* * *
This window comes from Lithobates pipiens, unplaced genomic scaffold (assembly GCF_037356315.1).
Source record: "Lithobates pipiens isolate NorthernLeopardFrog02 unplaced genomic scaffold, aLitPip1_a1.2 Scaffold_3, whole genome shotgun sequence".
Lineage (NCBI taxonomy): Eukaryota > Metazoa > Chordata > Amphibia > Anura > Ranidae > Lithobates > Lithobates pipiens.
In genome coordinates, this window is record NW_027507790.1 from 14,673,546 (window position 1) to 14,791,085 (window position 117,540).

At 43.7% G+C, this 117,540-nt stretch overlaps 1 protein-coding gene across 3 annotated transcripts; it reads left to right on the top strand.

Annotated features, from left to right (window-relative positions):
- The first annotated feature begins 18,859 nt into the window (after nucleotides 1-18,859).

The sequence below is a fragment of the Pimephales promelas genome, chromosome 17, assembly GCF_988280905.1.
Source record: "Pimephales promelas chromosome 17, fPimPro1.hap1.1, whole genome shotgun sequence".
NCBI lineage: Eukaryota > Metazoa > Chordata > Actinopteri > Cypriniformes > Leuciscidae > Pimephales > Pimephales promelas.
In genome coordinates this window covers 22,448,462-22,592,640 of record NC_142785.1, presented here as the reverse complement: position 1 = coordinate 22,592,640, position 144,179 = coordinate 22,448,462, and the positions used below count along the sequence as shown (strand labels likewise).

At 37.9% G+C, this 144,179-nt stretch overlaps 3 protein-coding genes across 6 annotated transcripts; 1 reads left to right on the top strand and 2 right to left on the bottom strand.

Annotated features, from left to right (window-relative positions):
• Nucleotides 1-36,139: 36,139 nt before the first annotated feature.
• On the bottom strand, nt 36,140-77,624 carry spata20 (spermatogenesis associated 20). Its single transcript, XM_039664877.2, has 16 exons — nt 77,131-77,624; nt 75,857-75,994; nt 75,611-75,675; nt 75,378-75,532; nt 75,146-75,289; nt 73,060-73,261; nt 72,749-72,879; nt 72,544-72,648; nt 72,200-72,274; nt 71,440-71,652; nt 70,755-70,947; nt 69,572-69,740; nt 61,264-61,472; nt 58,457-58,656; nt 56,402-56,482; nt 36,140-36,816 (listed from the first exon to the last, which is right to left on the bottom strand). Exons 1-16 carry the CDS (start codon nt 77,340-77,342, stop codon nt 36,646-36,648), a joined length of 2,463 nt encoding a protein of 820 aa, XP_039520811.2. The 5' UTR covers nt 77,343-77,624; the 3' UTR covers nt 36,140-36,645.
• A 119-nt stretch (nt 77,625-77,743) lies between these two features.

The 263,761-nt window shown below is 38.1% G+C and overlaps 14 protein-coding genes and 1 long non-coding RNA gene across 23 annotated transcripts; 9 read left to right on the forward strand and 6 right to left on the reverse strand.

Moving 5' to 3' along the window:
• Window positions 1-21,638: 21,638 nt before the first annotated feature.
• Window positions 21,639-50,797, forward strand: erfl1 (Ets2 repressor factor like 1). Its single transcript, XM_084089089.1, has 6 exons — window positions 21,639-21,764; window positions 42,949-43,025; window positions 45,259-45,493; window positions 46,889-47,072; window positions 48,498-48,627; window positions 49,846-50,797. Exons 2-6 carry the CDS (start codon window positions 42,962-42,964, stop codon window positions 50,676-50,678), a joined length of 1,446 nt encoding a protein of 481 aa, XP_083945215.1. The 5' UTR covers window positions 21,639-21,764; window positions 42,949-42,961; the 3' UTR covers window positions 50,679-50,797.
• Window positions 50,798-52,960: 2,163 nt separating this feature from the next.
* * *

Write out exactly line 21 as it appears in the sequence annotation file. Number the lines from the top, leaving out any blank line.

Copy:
• Window positions 50,798-52,960: 2,163 nt separating this feature from the next.